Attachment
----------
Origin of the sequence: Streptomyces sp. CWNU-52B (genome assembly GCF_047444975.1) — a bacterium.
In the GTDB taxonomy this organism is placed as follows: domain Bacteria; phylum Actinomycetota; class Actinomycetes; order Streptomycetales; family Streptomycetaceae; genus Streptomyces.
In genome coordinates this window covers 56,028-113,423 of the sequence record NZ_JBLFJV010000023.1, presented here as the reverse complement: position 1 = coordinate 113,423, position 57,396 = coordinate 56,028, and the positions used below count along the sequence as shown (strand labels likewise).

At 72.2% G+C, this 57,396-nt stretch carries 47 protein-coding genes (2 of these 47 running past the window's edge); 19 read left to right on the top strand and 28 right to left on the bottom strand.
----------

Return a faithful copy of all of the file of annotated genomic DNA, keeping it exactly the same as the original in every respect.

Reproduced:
Origin of the sequence: Streptomyces sp. CWNU-52B (genome assembly GCF_047444975.1) — a bacterium.
In the GTDB taxonomy this organism is placed as follows: domain Bacteria; phylum Actinomycetota; class Actinomycetes; order Streptomycetales; family Streptomycetaceae; genus Streptomyces.
In genome coordinates this window covers 56,028-113,423 of the sequence record NZ_JBLFJV010000023.1, presented here as the reverse complement: position 1 = coordinate 113,423, position 57,396 = coordinate 56,028, and the positions used below count along the sequence as shown (strand labels likewise).

At 72.2% G+C, this 57,396-nt stretch carries 47 protein-coding genes (2 of these 47 running past the window's edge); 19 read left to right on the top strand and 28 right to left on the bottom strand.